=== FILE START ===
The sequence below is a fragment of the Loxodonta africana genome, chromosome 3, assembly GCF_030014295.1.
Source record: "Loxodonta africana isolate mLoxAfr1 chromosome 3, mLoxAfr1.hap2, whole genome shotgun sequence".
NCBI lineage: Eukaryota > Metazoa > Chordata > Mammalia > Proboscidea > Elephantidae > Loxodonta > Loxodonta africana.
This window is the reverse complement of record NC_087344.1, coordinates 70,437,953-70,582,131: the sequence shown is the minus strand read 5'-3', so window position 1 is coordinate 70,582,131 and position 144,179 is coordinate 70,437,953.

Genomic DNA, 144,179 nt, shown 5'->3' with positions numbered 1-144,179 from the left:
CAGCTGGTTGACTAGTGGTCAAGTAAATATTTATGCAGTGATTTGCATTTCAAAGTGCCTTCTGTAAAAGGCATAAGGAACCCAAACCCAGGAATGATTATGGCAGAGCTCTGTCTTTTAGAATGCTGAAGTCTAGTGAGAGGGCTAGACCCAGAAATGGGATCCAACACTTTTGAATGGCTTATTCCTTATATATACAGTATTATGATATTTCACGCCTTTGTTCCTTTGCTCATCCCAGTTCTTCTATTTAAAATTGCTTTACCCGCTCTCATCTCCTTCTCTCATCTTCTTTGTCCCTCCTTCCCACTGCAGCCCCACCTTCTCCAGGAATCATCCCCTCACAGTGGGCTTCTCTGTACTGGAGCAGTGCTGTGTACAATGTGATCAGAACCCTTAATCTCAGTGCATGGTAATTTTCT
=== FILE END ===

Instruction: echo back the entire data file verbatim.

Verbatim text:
The sequence below is a fragment of the Loxodonta africana genome, chromosome 3, assembly GCF_030014295.1.
Source record: "Loxodonta africana isolate mLoxAfr1 chromosome 3, mLoxAfr1.hap2, whole genome shotgun sequence".
NCBI lineage: Eukaryota > Metazoa > Chordata > Mammalia > Proboscidea > Elephantidae > Loxodonta > Loxodonta africana.
This window is the reverse complement of record NC_087344.1, coordinates 70,437,953-70,582,131: the sequence shown is the minus strand read 5'-3', so window position 1 is coordinate 70,582,131 and position 144,179 is coordinate 70,437,953.

Genomic DNA, 144,179 nt, shown 5'->3' with positions numbered 1-144,179 from the left:
CAGCTGGTTGACTAGTGGTCAAGTAAATATTTATGCAGTGATTTGCATTTCAAAGTGCCTTCTGTAAAAGGCATAAGGAACCCAAACCCAGGAATGATTATGGCAGAGCTCTGTCTTTTAGAATGCTGAAGTCTAGTGAGAGGGCTAGACCCAGAAATGGGATCCAACACTTTTGAATGGCTTATTCCTTATATATACAGTATTATGATATTTCACGCCTTTGTTCCTTTGCTCATCCCAGTTCTTCTATTTAAAATTGCTTTACCCGCTCTCATCTCCTTCTCTCATCTTCTTTGTCCCTCCTTCCCACTGCAGCCCCACCTTCTCCAGGAATCATCCCCTCACAGTGGGCTTCTCTGTACTGGAGCAGTGCTGTGTACAATGTGATCAGAACCCTTAATCTCAGTGCATGGTAATTTTCT